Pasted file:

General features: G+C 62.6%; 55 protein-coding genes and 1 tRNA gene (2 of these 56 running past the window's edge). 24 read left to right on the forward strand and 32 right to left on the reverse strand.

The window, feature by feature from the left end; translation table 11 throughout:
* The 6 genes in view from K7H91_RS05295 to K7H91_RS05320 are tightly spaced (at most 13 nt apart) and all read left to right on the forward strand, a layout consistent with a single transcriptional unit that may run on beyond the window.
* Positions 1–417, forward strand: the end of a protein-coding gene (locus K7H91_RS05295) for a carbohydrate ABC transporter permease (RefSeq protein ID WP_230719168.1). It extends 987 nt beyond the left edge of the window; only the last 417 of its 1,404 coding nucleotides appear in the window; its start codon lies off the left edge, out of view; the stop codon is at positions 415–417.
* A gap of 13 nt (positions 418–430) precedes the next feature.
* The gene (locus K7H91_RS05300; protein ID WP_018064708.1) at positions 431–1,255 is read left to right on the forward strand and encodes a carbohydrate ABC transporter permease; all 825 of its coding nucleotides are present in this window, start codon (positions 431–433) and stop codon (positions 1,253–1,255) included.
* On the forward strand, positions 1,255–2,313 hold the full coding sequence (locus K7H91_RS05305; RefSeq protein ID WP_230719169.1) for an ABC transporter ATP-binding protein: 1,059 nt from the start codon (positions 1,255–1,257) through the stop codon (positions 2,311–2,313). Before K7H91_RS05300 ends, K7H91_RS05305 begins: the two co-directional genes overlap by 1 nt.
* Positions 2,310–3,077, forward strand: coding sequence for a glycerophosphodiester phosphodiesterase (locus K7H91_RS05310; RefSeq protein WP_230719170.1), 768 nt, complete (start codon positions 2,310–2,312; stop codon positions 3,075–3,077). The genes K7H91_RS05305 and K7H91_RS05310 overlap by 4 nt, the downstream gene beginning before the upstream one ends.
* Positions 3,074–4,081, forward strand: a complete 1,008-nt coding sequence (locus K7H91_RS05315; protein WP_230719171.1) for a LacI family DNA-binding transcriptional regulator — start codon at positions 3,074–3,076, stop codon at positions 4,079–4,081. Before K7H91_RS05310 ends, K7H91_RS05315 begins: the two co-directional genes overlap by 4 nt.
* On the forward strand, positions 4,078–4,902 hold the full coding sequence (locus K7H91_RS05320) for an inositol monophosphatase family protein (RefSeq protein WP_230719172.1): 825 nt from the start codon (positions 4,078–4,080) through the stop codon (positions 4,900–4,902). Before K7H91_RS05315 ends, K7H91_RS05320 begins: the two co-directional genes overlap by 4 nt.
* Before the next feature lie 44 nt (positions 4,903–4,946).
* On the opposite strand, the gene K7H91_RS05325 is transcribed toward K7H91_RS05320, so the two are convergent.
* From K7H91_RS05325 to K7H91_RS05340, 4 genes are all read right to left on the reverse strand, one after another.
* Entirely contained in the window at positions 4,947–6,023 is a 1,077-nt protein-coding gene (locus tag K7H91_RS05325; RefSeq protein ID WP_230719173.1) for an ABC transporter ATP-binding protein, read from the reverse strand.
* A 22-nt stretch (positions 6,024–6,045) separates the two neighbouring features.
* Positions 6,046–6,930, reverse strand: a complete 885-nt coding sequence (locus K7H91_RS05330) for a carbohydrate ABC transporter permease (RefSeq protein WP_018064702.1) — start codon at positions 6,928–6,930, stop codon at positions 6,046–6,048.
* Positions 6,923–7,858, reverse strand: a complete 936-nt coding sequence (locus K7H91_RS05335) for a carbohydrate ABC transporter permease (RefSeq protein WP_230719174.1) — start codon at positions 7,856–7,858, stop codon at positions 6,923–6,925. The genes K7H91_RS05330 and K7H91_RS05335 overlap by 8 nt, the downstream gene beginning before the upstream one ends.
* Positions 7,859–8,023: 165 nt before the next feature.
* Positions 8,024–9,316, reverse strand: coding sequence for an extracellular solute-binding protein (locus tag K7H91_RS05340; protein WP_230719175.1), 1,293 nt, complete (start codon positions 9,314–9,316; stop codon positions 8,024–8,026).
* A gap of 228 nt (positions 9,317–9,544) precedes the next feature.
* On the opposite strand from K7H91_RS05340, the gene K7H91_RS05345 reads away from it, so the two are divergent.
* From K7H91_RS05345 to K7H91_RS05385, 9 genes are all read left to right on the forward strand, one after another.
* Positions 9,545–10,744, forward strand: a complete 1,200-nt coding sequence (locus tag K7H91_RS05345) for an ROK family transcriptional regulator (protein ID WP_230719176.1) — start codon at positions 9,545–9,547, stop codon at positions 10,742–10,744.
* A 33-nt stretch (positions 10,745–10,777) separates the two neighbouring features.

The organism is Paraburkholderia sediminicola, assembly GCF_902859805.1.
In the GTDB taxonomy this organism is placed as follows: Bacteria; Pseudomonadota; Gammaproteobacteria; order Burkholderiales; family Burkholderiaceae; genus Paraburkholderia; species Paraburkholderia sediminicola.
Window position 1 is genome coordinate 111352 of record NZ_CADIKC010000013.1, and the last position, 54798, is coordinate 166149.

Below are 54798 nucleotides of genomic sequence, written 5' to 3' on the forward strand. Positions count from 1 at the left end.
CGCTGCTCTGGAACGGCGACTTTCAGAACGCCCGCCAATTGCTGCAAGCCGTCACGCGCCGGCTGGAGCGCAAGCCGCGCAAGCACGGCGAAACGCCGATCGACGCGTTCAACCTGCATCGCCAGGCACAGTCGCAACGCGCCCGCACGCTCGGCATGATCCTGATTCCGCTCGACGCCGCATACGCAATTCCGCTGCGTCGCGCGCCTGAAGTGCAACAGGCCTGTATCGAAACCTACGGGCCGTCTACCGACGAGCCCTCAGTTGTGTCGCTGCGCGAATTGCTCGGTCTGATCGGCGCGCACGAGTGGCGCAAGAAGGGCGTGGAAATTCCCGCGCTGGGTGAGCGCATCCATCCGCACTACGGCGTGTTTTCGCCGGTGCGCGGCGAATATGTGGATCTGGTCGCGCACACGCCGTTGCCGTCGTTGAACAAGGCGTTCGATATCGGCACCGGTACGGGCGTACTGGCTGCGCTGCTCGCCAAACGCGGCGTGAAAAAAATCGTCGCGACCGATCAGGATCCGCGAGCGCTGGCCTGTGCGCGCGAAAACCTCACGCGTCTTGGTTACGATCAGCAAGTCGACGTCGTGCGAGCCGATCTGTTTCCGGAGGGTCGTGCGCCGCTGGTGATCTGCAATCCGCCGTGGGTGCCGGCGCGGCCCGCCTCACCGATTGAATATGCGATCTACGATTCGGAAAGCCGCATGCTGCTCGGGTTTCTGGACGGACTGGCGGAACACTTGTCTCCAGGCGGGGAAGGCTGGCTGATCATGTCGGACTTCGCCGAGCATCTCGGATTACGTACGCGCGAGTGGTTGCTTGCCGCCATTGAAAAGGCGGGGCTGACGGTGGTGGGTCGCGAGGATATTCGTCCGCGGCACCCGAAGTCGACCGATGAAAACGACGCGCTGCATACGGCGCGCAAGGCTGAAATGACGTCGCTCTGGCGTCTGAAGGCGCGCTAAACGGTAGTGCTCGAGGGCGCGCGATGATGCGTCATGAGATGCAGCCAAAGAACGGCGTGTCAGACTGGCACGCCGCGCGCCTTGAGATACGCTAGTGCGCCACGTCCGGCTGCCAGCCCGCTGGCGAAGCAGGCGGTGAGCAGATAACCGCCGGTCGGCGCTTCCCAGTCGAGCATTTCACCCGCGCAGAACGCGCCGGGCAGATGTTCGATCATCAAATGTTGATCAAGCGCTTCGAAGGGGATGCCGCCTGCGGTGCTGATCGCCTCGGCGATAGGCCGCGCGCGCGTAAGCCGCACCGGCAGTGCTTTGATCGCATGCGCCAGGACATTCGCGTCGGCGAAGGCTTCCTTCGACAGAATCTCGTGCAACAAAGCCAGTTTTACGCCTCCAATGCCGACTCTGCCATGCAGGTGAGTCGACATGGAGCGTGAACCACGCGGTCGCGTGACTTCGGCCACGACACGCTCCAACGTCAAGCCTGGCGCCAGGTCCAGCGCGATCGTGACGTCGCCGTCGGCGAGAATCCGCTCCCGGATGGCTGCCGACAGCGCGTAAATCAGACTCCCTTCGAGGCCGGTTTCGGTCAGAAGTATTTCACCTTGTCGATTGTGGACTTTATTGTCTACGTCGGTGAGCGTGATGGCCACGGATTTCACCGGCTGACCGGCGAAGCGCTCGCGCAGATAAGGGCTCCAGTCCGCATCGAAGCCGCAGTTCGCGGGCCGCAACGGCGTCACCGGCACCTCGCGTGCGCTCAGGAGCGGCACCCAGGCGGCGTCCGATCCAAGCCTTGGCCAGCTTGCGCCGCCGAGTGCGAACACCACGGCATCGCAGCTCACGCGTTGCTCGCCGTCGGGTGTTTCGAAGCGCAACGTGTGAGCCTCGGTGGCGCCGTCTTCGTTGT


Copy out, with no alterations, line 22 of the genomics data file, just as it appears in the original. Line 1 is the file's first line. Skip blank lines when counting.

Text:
* From K7H91_RS05345 to K7H91_RS05385, 9 genes are all read left to right on the forward strand, one after another.